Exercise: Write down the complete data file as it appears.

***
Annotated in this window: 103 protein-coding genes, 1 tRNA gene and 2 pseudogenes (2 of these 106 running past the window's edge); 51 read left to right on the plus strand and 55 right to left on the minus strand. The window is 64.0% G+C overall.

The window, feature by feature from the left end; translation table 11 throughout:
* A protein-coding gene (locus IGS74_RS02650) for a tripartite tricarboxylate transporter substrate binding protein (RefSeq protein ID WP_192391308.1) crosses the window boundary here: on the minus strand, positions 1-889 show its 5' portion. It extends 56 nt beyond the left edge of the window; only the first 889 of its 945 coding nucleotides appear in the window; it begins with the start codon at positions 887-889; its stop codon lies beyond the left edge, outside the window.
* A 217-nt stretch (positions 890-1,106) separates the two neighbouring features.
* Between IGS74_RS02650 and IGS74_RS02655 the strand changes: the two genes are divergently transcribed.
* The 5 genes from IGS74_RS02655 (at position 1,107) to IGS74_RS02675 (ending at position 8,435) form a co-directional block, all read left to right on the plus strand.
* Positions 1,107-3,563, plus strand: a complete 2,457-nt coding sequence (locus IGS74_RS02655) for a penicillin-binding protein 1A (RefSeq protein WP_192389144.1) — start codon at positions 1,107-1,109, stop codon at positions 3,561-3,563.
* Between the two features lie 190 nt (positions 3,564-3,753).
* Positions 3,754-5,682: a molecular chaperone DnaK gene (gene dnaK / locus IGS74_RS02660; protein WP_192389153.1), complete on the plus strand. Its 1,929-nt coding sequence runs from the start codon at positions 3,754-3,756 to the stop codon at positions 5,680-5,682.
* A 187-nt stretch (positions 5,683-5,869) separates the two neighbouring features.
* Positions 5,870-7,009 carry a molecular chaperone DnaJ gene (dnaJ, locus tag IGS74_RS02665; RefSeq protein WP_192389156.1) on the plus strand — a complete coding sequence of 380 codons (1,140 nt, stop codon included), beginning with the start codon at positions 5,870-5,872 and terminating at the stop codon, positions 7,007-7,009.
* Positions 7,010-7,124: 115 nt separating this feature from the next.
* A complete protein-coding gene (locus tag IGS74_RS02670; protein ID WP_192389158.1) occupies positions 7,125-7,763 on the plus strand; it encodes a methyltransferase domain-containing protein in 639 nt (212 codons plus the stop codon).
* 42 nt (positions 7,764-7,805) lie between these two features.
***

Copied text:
Annotated in this window: 103 protein-coding genes, 1 tRNA gene and 2 pseudogenes (2 of these 106 running past the window's edge); 51 read left to right on the plus strand and 55 right to left on the minus strand. The window is 64.0% G+C overall.

The window, feature by feature from the left end; translation table 11 throughout:
* A protein-coding gene (locus IGS74_RS02650) for a tripartite tricarboxylate transporter substrate binding protein (RefSeq protein ID WP_192391308.1) crosses the window boundary here: on the minus strand, positions 1-889 show its 5' portion. It extends 56 nt beyond the left edge of the window; only the first 889 of its 945 coding nucleotides appear in the window; it begins with the start codon at positions 887-889; its stop codon lies beyond the left edge, outside the window.
* A 217-nt stretch (positions 890-1,106) separates the two neighbouring features.
* Between IGS74_RS02650 and IGS74_RS02655 the strand changes: the two genes are divergently transcribed.
* The 5 genes from IGS74_RS02655 (at position 1,107) to IGS74_RS02675 (ending at position 8,435) form a co-directional block, all read left to right on the plus strand.
* Positions 1,107-3,563, plus strand: a complete 2,457-nt coding sequence (locus IGS74_RS02655) for a penicillin-binding protein 1A (RefSeq protein WP_192389144.1) — start codon at positions 1,107-1,109, stop codon at positions 3,561-3,563.
* Between the two features lie 190 nt (positions 3,564-3,753).
* Positions 3,754-5,682: a molecular chaperone DnaK gene (gene dnaK / locus IGS74_RS02660; protein WP_192389153.1), complete on the plus strand. Its 1,929-nt coding sequence runs from the start codon at positions 3,754-3,756 to the stop codon at positions 5,680-5,682.
* A 187-nt stretch (positions 5,683-5,869) separates the two neighbouring features.
* Positions 5,870-7,009 carry a molecular chaperone DnaJ gene (dnaJ, locus tag IGS74_RS02665; RefSeq protein WP_192389156.1) on the plus strand — a complete coding sequence of 380 codons (1,140 nt, stop codon included), beginning with the start codon at positions 5,870-5,872 and terminating at the stop codon, positions 7,007-7,009.
* Positions 7,010-7,124: 115 nt separating this feature from the next.
* A complete protein-coding gene (locus tag IGS74_RS02670; protein ID WP_192389158.1) occupies positions 7,125-7,763 on the plus strand; it encodes a methyltransferase domain-containing protein in 639 nt (212 codons plus the stop codon).
* 42 nt (positions 7,764-7,805) lie between these two features.